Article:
Hands-on with the updated Gram, LG's light and capable laptop
LG is known more for its phones and appliances than its computers, but it did unveil some updates to its Gram laptops at CES 2017 last week. After some hands-on time, it appears that the Grams are angling for ultra portability that doesn't sacrifice performance or convenience.
Grams will be available in 13.3-inch, 14-inch and 15.6-inch versions, all with several configurations. Since LG has only made an official press release to the South Korean market, we're not sure exactly which options will become available in the US. Still, there are some characteristics they all share.
The Grams have pleasing IPS Full HD displays (1,920 x 1,080) with ample brightness that held its own in the bright, busy CES booth. The display's top and side bezels are thin, but the bottom one is quite wide, creating about an inch of border space. This approach doesn't bother us, since it's easy to overlook the gap when working on the laptop (we couldn't say the same about the Lenovo Yoga 910, which is a 2-in-1). All of the models we saw had responsive touchscreens, though an LG representative told us will be non-touchscreen versions as well.
The webcam is built into the area just below that bottom border – which is unfortunate, because it gives an unflattering below-the-face vantage point.
Their keyboards are pleasantly full-sized, though the keystrokes are rather shallow. The keyboards are backlit and the lighting can be turned on and off to save battery life. The 15-inch version manages to fit in a right-side numerical keypad, which is rare among non-gaming laptops.
Since the Grams are made from magnesium alloy, they are a touch flimsier than their ubiquitous aluminum counterparts. Still, we can hardly blame LG for departing from the norm to shave off excess weight, and we don't think the Gram's chassis felt low-quality in hand. Its tapered shape helps maintain a feeling of strength and density.
From there, further details depend on the specific configuration. In the South Korean market, LG is releasing "Alligram" models, which are heavier, have 60W-h batteries, and are available in white, silver or metallic pink, as well as "Ultra Light" models that have 34W-h batteries and are available in white or metallic pink. In the Alligram line, the 13-inch models weigh 940 g (2.07 lb), the 14-inch weighs 970 g (2.14 lb), and the 15-inch tops the scales at 1,090 g (2.4 lb). In the Ultra Light line, the Grams weigh 830 g (1.83 lb), 860 g (1.9 lb) and 980 g (2.16 lb), respectively.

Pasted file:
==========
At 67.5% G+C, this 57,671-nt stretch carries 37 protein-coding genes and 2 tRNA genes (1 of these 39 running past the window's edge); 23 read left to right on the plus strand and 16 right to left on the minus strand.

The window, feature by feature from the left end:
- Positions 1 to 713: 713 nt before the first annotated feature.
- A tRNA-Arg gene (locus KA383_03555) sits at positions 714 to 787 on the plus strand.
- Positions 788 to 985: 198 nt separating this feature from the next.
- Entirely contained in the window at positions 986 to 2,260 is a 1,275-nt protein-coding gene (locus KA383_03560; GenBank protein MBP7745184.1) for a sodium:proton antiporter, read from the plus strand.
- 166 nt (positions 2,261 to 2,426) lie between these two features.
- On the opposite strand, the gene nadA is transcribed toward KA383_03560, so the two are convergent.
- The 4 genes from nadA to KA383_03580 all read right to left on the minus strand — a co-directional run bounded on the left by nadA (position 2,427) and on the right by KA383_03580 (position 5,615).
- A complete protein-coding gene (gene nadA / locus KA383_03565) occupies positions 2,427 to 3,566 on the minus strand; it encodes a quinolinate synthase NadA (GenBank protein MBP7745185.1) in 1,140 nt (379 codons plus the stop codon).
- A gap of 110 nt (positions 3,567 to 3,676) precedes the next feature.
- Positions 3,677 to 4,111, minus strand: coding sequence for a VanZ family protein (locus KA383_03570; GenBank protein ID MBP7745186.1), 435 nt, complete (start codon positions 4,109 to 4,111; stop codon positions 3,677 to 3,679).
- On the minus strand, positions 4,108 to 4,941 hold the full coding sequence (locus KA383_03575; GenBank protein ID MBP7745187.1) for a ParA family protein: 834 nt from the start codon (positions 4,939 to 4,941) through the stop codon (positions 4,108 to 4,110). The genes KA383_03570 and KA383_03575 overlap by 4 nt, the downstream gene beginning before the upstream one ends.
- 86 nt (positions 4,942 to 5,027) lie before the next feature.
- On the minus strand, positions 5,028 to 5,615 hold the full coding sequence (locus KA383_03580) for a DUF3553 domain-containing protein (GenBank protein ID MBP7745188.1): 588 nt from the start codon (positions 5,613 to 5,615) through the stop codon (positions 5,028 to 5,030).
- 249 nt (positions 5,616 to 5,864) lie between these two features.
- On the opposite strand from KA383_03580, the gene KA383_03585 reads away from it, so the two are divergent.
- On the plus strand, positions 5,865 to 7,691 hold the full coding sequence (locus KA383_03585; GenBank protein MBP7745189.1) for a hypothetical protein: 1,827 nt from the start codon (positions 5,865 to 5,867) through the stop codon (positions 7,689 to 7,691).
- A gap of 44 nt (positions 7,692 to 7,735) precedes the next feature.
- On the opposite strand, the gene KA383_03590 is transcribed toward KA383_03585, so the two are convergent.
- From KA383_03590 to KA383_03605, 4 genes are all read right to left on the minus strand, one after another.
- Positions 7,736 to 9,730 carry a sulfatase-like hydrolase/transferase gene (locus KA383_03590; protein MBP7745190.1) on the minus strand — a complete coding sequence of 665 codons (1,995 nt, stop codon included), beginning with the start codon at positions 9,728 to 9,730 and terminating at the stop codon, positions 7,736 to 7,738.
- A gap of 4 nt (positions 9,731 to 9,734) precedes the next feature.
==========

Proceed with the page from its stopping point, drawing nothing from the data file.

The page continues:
In some places (the South Korean press release included) LG makes an "up to 24 hours" battery life claim for the Alligram versions, but as always, manufacturer's battery life estimates should be taken with a grain of salt. This one seems particularly suspect, considering that this estimate is based on the Mobile Mark 2007 benchmark, a 10-year old standard that doesn't consider the ways the modern consumers use their products. Heavy Wi-Fi usage and video streaming were not so prevalent a decade ago.
Technical specs vary as well, but Grams will be available with seventh-generation Intel Core i3, i5 or i7 processors. RAM amounts range from 4 GB to 16 GB, and built-in storage ranges from 180-512 GB. Some models will also be equipped with a fingerprint sensor for password-bypassing biometric login, and all models will run on Windows 10 Home.
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